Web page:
Friday 28 April 2017

What happens to Barack Obama's @Potus Twitter handle when he leaves White House?

U.S. President Barack Obama. Photo: Yuri Gripas/Reuters
U.S. President Barack Obama. Photo: Yuri Gripas/Reuters

Barack Obama will be logging out of the @POTUS Twitter account for good when he leaves office, the White House said on Monday, as it announced plans for a  peaceful transition of power in the social media age.

Mr Obama's official @POTUS account will be taken over by the next president while his tweets will move over to a new handle, @POTUS44, maintained by the National Archives and Records Administration.

Similar changes will take place with Mr Obama's Facebook and Instagram accounts, along with other Twitter accounts, including Michelle Obama's @FLOTUS and Joe Biden's @VP accounts.

"The handle @POTUS will be made available to the 45th President of the United States on January 20, 2017," deputy chief digital officer Kori Schulman wrote, fittingly, in a blog post.

The new president, whoever he or she is, will inherit a potent digital megaphone. The @POTUS handle alone has more than 11 million followers, and the White House more than 12 million.

The White House said it had three goals for the digital transition:

First, all the material published online during Mr Obama's presidency will be preserved with the National Archives and Records Administration, just as previous administrations have done with handwritten notes, faxes and emails.

Second, materials will continue to be accessible on the platforms where they were created, allowing for real-time access.

 

Third, the White House is working to ensure the next president can continue to use and develop the digital assets the Obama administration has created to connect directly with the people they serve.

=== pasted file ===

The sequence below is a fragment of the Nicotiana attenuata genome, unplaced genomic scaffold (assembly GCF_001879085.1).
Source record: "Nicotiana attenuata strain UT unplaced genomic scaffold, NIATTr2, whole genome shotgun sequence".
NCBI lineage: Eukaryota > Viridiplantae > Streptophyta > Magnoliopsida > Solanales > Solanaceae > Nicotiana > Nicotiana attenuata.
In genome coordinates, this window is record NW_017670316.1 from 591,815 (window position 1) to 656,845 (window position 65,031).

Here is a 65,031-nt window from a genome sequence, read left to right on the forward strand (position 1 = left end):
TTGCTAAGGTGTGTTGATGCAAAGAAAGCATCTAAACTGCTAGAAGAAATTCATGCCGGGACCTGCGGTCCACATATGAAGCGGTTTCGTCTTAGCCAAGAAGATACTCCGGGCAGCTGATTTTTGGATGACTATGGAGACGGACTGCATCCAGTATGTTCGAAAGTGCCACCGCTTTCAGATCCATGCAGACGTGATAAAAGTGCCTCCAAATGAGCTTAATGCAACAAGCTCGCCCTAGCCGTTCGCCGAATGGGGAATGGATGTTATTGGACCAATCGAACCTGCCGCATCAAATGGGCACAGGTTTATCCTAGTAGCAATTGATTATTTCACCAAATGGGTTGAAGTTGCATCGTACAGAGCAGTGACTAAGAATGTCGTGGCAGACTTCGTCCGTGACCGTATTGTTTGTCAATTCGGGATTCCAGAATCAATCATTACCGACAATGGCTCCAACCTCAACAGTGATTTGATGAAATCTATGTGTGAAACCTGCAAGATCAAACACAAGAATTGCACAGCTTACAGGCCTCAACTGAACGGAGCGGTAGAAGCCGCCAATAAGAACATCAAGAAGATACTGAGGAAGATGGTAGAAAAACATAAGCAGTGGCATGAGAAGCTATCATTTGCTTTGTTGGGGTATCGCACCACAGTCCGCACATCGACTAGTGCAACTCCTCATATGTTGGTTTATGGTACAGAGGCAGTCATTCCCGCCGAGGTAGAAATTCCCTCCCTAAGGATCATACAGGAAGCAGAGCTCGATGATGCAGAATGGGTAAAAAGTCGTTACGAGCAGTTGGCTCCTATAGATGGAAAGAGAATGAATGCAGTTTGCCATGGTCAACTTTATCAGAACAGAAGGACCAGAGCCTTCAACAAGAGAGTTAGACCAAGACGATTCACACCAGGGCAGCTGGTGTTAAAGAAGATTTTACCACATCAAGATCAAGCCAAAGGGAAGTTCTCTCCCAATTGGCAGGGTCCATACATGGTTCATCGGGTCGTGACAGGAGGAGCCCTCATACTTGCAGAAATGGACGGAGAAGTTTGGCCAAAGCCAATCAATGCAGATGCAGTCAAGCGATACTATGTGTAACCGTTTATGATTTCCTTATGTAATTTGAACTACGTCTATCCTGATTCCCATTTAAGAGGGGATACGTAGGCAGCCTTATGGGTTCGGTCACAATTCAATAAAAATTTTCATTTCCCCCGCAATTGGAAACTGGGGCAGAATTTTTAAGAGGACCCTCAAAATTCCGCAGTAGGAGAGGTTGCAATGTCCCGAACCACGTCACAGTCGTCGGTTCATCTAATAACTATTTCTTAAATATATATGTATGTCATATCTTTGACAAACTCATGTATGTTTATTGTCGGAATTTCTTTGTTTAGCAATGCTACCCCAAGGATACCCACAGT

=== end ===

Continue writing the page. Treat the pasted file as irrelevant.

Mr Obama is leaving office with far more digital content to archive than any previous president. The administration has logged nearly 30,000 @WhiteHouse tweets and photos and thousands of hours of video footage. Eventually, they'll be available to download in compact form, such as zip files.

The White House also said in a blog post that it's inviting students, data engineers and others to come up with creative ways to archive the digital content and make it useful and available. The administration said it will make the material available early to people who are interested in building something for the public.

— Patrick W. Gavin (@pwgavin) October 24, 2016  

"From Twitter bots and art projects to printed books and query tools, we're open to it all," the White House said. 

Whoever takes over the Twitter account will already be adept at the social media service. Both Hillary Clinton and Donald Trump have used it extensively for their presidential campaigns, with the candidates boasting 10.1 million and 12.8 million followers respectively.

Mr Trump's use of Twitter has come under particular scrutiny after launching an early-morning tweet-storm against a former Miss Universe winner. She was far from being the sole target of the Republican nominee's wrath, however, with The New York Times publishing a list of the 282 people, place and things he has insulted on Twitter. 

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